Leading Yes campaigner Thomas Mayo has addressed vicious rumours about his heritage and his family as he gears up for the final three weeks of campaigning for the Voice to Parliament.
The one-time wharfie has become a household name ahead of the referendum, working closely with Anthony Albanese’s government in order to help promote a Yes vote.
And he’s faced his fair share of criticism after comments from his past resurfaced in which he called for reparations, ‘rent’ to be paid to First Nations people and the date of Australia Day to be changed. (He later told Daily Mail Australia his opinion had changed as the referendum debate had progressed.)
Critics have repeatedly raised questions about Mayo’s heritage. In an interview with the Betoota Advocate, Mayo described the insinuations as ‘shocking’.
‘It’s been quite shocking to see photos of your parents being shared around, saying we’re not genuinely Indigenous,’ he said.
Thomas Mayo (pictured with Melanie Mayo) has addressed vicious rumours about his heritage and his family as he gears up for a final three weeks of campaigning for the Voice to Parliament
The one-time wharfie has become a household name ahead of the referendum, working closely with the government to help promote a Yes vote
Mayo’s father is from the Torres Strait Islands. His great, great grandfather arrived in the Torres Strait from the Philippines, and married a local woman.
His grandparents on his mother’s side are English, Irish and Polish.
‘I wasn’t from a family of activists or anything,’ he said. When the interviewer noted he’d been at the centre of ‘multiple conspiracies’, Mayo said the rumours he’d heard were ‘really crazy’.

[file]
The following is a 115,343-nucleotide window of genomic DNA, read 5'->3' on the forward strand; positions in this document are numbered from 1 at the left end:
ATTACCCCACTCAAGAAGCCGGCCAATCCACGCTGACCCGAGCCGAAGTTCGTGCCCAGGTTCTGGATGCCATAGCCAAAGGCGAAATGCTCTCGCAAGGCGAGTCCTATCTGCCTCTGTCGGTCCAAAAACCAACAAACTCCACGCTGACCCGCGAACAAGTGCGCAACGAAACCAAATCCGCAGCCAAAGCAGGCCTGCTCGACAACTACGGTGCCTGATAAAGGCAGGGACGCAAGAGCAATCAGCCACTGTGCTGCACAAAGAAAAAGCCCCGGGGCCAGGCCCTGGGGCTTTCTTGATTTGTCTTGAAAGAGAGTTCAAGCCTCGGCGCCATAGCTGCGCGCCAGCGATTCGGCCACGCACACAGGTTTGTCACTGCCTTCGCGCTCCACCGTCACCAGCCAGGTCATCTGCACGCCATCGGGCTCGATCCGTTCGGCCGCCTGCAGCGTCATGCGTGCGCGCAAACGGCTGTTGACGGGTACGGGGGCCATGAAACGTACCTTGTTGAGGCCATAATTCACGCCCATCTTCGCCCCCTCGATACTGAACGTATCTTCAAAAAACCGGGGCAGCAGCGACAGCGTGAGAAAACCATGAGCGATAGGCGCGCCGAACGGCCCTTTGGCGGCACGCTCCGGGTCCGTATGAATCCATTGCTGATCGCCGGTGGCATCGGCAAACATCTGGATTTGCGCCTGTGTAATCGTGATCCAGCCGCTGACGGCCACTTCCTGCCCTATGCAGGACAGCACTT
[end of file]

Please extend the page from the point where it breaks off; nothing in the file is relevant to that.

‘I’ve never been a member of the Communist party,’ he added. ‘You can mash up all these videos and make people look scary.’
The references to the Communist party come after Mayo spoke on a forum of Search Foundation, an organisation which was once linked to the former Communist Party of Australia.
Mayo has been touring Australia campaigning for the Yes vote, and said he’s looking forward to October 15, when he can finally take a break.
‘I’ve been working hard on this for six years,’ he said.
Critics have repeatedly raised questions about Mayo’s heritage. Pictured: Mayo with loved ones
Mayo’s father is from the Torres Strait Islands. His great, great grandfather arrived in the Torres Strait from the Philippines, and married a local woman
While consecutive polls have seen support for the Voice dropping, Mayo, the government and the official Yes23 campaign is still hopeful it can secure a win on October 14.
His message to the public is: ‘don’t be taken for a mug.
‘It’s an advisory committee. They are trying to pull the wool over your eyes.’
Just over a third of Australians – 36 per cent – say they will vote Yes to the Voice to Parliament, according to the Newspoll survey of 1,239 voters for The Australian.
It marks a two-point fall in the past three weeks – the lowest level yet for the beleaguered Yes campaign.
Meanwhile, opposition to the historic referendum has risen slightly to 56 per cent with less than three weeks until polling day.
Mayo said the Coalition – which is supporting the No vote – is doing nothing more than ‘looking for a cheap win’.
‘What a hill to die on,’ he said.
One of the biggest criticisms of the Voice to Parliament is that there is ‘not enough detail’ for the Australian public.
This message has become one of the most successful of the No campaign, and is the leading reason for Australians voting No according to the Redbridge poll.
But Mayo said that, too, is disingenuous. He said the detail of the Voice is available and there is no need for it to be in the referendum question itself.
He described the constitution as ‘the size of a passport’ and said there are no other examples in which all the detail is written into it.
‘It doesn’t contain the mechanics,’ he said. ‘It just has top level things. It gives parliament the power to collect taxes, it doesn’t say how much tax. It gives flexibility.
‘It just says there should be elections, it doesn’t say how many people are in Parliament.’
Mayo was a signatory to the Uluru Statement from the Heart